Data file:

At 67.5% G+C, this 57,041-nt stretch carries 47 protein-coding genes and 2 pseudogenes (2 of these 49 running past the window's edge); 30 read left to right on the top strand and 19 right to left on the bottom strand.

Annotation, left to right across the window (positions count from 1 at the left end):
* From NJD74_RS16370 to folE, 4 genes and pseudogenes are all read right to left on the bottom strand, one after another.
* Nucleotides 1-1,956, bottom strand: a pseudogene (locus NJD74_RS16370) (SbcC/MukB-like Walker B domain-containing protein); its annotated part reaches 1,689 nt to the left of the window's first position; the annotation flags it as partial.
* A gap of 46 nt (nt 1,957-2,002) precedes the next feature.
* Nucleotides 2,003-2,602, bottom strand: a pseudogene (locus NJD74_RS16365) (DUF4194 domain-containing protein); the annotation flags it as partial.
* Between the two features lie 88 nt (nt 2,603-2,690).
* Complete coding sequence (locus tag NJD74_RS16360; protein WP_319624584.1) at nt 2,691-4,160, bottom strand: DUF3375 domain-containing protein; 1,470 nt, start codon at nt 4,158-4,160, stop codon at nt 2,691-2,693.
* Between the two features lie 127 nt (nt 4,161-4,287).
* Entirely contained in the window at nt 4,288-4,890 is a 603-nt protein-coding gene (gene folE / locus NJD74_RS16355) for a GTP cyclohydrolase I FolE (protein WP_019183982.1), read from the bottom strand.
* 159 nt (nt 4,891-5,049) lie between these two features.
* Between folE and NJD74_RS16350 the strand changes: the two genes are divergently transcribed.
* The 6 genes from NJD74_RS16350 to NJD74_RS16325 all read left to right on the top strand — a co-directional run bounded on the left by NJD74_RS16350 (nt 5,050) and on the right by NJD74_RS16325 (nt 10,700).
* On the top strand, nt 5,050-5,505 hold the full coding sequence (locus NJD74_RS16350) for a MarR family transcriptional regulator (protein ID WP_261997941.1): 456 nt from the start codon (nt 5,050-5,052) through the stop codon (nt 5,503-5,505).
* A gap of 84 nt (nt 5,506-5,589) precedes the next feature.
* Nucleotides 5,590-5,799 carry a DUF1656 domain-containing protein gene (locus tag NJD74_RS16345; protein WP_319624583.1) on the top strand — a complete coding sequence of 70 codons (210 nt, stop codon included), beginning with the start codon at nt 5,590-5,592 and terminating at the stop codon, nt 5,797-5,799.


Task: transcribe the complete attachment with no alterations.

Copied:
At 67.5% G+C, this 57,041-nt stretch carries 47 protein-coding genes and 2 pseudogenes (2 of these 49 running past the window's edge); 30 read left to right on the top strand and 19 right to left on the bottom strand.

Annotation, left to right across the window (positions count from 1 at the left end):
* From NJD74_RS16370 to folE, 4 genes and pseudogenes are all read right to left on the bottom strand, one after another.
* Nucleotides 1-1,956, bottom strand: a pseudogene (locus NJD74_RS16370) (SbcC/MukB-like Walker B domain-containing protein); its annotated part reaches 1,689 nt to the left of the window's first position; the annotation flags it as partial.
* A gap of 46 nt (nt 1,957-2,002) precedes the next feature.
* Nucleotides 2,003-2,602, bottom strand: a pseudogene (locus NJD74_RS16365) (DUF4194 domain-containing protein); the annotation flags it as partial.
* Between the two features lie 88 nt (nt 2,603-2,690).
* Complete coding sequence (locus tag NJD74_RS16360; protein WP_319624584.1) at nt 2,691-4,160, bottom strand: DUF3375 domain-containing protein; 1,470 nt, start codon at nt 4,158-4,160, stop codon at nt 2,691-2,693.
* Between the two features lie 127 nt (nt 4,161-4,287).
* Entirely contained in the window at nt 4,288-4,890 is a 603-nt protein-coding gene (gene folE / locus NJD74_RS16355) for a GTP cyclohydrolase I FolE (protein WP_019183982.1), read from the bottom strand.
* 159 nt (nt 4,891-5,049) lie between these two features.
* Between folE and NJD74_RS16350 the strand changes: the two genes are divergently transcribed.
* The 6 genes from NJD74_RS16350 to NJD74_RS16325 all read left to right on the top strand — a co-directional run bounded on the left by NJD74_RS16350 (nt 5,050) and on the right by NJD74_RS16325 (nt 10,700).
* On the top strand, nt 5,050-5,505 hold the full coding sequence (locus NJD74_RS16350) for a MarR family transcriptional regulator (protein ID WP_261997941.1): 456 nt from the start codon (nt 5,050-5,052) through the stop codon (nt 5,503-5,505).
* A gap of 84 nt (nt 5,506-5,589) precedes the next feature.
* Nucleotides 5,590-5,799 carry a DUF1656 domain-containing protein gene (locus tag NJD74_RS16345; protein WP_319624583.1) on the top strand — a complete coding sequence of 70 codons (210 nt, stop codon included), beginning with the start codon at nt 5,590-5,592 and terminating at the stop codon, nt 5,797-5,799.